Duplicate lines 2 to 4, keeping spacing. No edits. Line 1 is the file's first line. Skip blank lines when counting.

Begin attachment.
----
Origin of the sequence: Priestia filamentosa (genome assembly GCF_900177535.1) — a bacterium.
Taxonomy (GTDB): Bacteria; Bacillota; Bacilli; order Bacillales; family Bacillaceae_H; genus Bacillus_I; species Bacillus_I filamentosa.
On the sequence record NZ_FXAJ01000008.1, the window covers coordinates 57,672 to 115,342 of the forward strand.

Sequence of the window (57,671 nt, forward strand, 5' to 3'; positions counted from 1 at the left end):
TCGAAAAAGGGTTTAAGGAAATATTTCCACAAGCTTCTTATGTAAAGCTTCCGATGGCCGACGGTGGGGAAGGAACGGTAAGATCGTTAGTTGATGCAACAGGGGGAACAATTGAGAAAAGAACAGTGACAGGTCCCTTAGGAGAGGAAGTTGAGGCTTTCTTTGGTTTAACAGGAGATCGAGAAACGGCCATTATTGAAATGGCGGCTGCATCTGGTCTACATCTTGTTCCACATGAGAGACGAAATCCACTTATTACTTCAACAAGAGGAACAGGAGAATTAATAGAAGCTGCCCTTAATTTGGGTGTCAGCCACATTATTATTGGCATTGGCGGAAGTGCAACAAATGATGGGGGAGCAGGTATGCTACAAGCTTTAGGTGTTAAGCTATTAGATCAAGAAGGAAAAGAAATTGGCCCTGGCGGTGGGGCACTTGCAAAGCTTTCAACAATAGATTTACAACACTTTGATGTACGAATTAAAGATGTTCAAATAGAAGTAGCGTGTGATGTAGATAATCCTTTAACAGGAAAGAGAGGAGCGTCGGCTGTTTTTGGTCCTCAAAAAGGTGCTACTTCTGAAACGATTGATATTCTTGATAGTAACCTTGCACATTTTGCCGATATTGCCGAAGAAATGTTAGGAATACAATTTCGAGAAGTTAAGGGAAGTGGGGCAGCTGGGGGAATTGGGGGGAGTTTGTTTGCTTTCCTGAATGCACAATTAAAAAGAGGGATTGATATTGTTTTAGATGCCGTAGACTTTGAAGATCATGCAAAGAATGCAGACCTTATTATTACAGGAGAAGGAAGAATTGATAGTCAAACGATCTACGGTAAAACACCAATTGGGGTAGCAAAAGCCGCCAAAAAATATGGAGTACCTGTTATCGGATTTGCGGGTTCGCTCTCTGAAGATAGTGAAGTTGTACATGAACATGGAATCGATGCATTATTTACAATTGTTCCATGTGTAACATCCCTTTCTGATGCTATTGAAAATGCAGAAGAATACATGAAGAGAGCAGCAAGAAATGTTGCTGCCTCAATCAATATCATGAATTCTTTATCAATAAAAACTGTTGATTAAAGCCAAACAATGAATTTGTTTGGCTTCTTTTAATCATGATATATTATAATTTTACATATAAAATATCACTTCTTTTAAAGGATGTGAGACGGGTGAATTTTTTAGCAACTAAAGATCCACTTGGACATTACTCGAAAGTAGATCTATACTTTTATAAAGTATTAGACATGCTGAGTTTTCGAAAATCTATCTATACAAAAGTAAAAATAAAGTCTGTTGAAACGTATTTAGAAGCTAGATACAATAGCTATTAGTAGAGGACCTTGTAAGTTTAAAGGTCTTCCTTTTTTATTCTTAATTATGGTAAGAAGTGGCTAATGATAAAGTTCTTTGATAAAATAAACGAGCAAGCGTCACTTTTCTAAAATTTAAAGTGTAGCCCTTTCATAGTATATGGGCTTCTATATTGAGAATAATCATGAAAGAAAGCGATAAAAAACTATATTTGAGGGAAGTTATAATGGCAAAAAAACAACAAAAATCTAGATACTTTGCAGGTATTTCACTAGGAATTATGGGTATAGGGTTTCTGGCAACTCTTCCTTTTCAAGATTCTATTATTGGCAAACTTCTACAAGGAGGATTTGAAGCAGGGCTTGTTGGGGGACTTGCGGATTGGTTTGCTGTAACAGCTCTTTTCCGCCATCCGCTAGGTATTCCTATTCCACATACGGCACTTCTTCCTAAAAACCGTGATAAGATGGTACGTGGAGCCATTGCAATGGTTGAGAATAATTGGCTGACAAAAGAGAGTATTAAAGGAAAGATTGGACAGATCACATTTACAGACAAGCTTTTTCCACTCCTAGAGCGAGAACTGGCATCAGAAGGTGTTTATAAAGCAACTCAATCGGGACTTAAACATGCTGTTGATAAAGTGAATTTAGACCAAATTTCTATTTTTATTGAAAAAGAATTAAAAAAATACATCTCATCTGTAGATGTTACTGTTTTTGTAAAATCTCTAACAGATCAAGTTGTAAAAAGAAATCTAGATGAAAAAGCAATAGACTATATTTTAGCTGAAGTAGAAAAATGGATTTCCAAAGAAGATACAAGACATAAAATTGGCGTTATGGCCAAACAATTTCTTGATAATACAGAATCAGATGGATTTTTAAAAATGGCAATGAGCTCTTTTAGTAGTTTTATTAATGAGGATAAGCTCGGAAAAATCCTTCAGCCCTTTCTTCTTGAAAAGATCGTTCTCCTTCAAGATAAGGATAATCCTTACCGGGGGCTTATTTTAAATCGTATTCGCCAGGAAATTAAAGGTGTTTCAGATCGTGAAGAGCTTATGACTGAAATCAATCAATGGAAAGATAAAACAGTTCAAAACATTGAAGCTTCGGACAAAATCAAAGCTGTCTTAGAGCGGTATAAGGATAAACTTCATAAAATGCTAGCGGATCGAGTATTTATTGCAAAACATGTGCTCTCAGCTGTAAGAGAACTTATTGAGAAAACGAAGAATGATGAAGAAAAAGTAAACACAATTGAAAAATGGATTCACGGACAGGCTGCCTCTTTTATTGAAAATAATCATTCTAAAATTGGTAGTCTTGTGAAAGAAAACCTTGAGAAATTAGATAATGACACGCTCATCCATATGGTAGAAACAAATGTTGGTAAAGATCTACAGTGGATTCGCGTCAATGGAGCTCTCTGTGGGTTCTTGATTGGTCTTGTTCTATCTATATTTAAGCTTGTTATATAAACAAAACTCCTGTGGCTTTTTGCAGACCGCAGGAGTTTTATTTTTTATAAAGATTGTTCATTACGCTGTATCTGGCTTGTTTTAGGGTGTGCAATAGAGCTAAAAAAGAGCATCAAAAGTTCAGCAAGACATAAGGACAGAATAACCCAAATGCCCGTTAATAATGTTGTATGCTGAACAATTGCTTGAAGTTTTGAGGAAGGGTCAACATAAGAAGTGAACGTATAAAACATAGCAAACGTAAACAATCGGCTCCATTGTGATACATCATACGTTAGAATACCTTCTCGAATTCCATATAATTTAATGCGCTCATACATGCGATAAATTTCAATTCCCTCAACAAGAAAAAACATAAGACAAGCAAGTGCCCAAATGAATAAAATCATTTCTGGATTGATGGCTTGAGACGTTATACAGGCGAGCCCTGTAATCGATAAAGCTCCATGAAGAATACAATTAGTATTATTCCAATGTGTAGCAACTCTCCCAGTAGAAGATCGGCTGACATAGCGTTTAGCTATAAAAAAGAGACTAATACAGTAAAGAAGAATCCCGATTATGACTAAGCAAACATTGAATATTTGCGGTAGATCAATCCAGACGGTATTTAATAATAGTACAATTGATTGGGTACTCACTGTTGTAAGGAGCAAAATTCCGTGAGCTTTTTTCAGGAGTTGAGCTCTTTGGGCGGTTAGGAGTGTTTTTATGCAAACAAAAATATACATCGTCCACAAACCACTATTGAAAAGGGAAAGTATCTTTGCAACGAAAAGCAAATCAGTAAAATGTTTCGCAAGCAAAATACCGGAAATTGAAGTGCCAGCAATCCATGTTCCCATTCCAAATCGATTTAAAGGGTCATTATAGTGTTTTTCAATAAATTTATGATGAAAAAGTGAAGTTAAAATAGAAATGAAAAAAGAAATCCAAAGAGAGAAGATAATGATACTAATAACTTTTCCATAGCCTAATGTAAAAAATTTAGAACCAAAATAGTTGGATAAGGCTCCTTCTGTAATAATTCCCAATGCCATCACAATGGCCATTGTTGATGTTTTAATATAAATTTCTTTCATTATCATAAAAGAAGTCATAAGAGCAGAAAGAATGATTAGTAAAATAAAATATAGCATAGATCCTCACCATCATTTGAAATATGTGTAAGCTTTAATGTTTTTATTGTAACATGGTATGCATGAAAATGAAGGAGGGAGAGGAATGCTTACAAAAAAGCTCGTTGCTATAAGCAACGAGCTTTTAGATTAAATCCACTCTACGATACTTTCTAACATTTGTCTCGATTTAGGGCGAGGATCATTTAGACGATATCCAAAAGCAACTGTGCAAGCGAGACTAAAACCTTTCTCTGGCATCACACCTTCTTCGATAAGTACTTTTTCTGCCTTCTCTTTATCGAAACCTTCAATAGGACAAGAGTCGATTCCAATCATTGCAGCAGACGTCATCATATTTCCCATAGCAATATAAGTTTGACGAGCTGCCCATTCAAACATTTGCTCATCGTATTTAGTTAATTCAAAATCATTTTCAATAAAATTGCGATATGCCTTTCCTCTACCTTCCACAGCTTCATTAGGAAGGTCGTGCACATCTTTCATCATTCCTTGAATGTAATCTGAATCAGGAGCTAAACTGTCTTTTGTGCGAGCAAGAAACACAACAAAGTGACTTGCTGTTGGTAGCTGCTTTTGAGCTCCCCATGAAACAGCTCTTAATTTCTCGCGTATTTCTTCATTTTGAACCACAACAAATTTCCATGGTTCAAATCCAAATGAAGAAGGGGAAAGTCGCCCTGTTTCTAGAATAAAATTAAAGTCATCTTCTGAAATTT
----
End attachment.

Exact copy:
Taxonomy (GTDB): Bacteria; Bacillota; Bacilli; order Bacillales; family Bacillaceae_H; genus Bacillus_I; species Bacillus_I filamentosa.
On the sequence record NZ_FXAJ01000008.1, the window covers coordinates 57,672 to 115,342 of the forward strand.

Sequence of the window (57,671 nt, forward strand, 5' to 3'; positions counted from 1 at the left end):